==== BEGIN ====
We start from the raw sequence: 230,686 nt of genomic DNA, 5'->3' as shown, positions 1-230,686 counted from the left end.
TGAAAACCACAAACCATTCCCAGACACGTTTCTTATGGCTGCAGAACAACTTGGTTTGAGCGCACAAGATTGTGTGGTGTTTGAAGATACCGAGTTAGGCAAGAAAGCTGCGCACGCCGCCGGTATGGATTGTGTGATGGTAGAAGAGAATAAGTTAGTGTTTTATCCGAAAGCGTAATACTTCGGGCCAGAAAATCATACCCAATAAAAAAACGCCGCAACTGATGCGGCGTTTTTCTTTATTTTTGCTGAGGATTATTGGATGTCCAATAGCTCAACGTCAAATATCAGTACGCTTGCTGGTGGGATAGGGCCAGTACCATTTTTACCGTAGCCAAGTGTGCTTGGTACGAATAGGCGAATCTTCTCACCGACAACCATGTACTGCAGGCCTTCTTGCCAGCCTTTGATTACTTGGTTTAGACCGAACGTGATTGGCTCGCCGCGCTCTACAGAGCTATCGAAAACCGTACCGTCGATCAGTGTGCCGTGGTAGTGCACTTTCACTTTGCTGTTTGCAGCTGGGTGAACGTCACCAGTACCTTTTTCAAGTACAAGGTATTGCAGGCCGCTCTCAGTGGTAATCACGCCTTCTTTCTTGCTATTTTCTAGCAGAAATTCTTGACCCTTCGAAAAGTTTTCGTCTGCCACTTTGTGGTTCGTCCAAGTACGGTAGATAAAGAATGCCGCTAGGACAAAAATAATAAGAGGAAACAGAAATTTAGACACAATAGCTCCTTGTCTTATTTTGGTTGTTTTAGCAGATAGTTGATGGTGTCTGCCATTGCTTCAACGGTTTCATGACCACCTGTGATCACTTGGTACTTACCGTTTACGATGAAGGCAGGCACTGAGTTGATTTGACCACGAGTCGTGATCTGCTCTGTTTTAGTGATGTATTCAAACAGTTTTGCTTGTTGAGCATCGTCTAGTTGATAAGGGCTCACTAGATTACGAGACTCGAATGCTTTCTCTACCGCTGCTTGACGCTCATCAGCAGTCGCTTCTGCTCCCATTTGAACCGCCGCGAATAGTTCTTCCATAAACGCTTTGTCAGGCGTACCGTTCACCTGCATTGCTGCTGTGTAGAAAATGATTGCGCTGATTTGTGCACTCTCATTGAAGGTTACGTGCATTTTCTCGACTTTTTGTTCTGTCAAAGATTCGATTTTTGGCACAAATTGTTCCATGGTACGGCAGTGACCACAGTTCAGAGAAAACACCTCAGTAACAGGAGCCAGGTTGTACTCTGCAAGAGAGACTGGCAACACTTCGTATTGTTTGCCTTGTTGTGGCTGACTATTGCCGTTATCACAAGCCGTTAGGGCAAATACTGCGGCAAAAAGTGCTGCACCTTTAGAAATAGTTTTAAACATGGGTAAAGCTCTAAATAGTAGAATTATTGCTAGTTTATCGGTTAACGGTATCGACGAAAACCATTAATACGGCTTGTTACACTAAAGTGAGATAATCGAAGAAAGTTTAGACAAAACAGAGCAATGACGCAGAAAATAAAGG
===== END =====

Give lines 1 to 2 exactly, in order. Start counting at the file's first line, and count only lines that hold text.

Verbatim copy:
We start from the raw sequence: 230,686 nt of genomic DNA, 5'->3' as shown, positions 1-230,686 counted from the left end.
TGAAAACCACAAACCATTCCCAGACACGTTTCTTATGGCTGCAGAACAACTTGGTTTGAGCGCACAAGATTGTGTGGTGTTTGAAGATACCGAGTTAGGCAAGAAAGCTGCGCACGCCGCCGGTATGGATTGTGTGATGGTAGAAGAGAATAAGTTAGTGTTTTATCCGAAAGCGTAATACTTCGGGCCAGAAAATCATACCCAATAAAAAAACGCCGCAACTGATGCGGCGTTTTTCTTTATTTTTGCTGAGGATTATTGGATGTCCAATAGCTCAACGTCAAATATCAGTACGCTTGCTGGTGGGATAGGGCCAGTACCATTTTTACCGTAGCCAAGTGTGCTTGGTACGAATAGGCGAATCTTCTCACCGACAACCATGTACTGCAGGCCTTCTTGCCAGCCTTTGATTACTTGGTTTAGACCGAACGTGATTGGCTCGCCGCGCTCTACAGAGCTATCGAAAACCGTACCGTCGATCAGTGTGCCGTGGTAGTGCACTTTCACTTTGCTGTTTGCAGCTGGGTGAACGTCACCAGTACCTTTTTCAAGTACAAGGTATTGCAGGCCGCTCTCAGTGGTAATCACGCCTTCTTTCTTGCTATTTTCTAGCAGAAATTCTTGACCCTTCGAAAAGTTTTCGTCTGCCACTTTGTGGTTCGTCCAAGTACGGTAGATAAAGAATGCCGCTAGGACAAAAATAATAAGAGGAAACAGAAATTTAGACACAATAGCTCCTTGTCTTATTTTGGTTGTTTTAGCAGATAGTTGATGGTGTCTGCCATTGCTTCAACGGTTTCATGACCACCTGTGATCACTTGGTACTTACCGTTTACGATGAAGGCAGGCACTGAGTTGATTTGACCACGAGTCGTGATCTGCTCTGTTTTAGTGATGTATTCAAACAGTTTTGCTTGTTGAGCATCGTCTAGTTGATAAGGGCTCACTAGATTACGAGACTCGAATGCTTTCTCTACCGCTGCTTGACGCTCATCAGCAGTCGCTTCTGCTCCCATTTGAACCGCCGCGAATAGTTCTTCCATAAACGCTTTGTCAGGCGTACCGTTCACCTGCATTGCTGCTGTGTAGAAAATGATTGCGCTGATTTGTGCACTCTCATTGAAGGTTACGTGCATTTTCTCGACTTTTTGTTCTGTCAAAGATTCGATTTTTGGCACAAATTGTTCCATGGTACGGCAGTGACCACAGTTCAGAGAAAACACCTCAGTAACAGGAGCCAGGTTGTACTCTGCAAGAGAGACTGGCAACACTTCGTATTGTTTGCCTTGTTGTGGCTGACTATTGCCGTTATCACAAGCCGTTAGGGCAAATACTGCGGCAAAAAGTGCTGCACCTTTAGAAATAGTTTTAAACATGGGTAAAGCTCTAAATAGTAGAATTATTGCTAGTTTATCGGTTAACGGTATCGACGAAAACCATTAATACGGCTTGTTACACTAAAGTGAGATAATCGAAGAAAGTTTAGACAAAACAGAGCAATGACGCAGAAAATAAAGG